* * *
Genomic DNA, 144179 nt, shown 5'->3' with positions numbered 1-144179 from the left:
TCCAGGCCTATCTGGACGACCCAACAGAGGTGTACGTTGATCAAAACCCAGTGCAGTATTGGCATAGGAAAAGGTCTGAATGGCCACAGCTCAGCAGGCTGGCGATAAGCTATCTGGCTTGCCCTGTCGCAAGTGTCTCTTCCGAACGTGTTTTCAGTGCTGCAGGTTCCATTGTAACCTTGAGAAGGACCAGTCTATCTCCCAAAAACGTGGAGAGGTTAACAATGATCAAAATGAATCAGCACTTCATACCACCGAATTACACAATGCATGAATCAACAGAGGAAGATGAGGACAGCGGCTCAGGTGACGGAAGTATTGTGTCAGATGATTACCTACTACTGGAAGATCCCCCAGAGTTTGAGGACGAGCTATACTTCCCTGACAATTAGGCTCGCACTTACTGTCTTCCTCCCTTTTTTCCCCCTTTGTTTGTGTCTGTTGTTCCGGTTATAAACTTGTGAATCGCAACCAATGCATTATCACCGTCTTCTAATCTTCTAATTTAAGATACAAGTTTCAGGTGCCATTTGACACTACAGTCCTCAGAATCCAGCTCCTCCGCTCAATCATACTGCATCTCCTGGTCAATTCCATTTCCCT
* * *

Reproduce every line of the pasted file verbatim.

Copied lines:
Genomic DNA, 144179 nt, shown 5'->3' with positions numbered 1-144179 from the left:
TCCAGGCCTATCTGGACGACCCAACAGAGGTGTACGTTGATCAAAACCCAGTGCAGTATTGGCATAGGAAAAGGTCTGAATGGCCACAGCTCAGCAGGCTGGCGATAAGCTATCTGGCTTGCCCTGTCGCAAGTGTCTCTTCCGAACGTGTTTTCAGTGCTGCAGGTTCCATTGTAACCTTGAGAAGGACCAGTCTATCTCCCAAAAACGTGGAGAGGTTAACAATGATCAAAATGAATCAGCACTTCATACCACCGAATTACACAATGCATGAATCAACAGAGGAAGATGAGGACAGCGGCTCAGGTGACGGAAGTATTGTGTCAGATGATTACCTACTACTGGAAGATCCCCCAGAGTTTGAGGACGAGCTATACTTCCCTGACAATTAGGCTCGCACTTACTGTCTTCCTCCCTTTTTTCCCCCTTTGTTTGTGTCTGTTGTTCCGGTTATAAACTTGTGAATCGCAACCAATGCATTATCACCGTCTTCTAATCTTCTAATTTAAGATACAAGTTTCAGGTGCCATTTGACACTACAGTCCTCAGAATCCAGCTCCTCCGCTCAATCATACTGCATCTCCTGGTCAATTCCATTTCCCT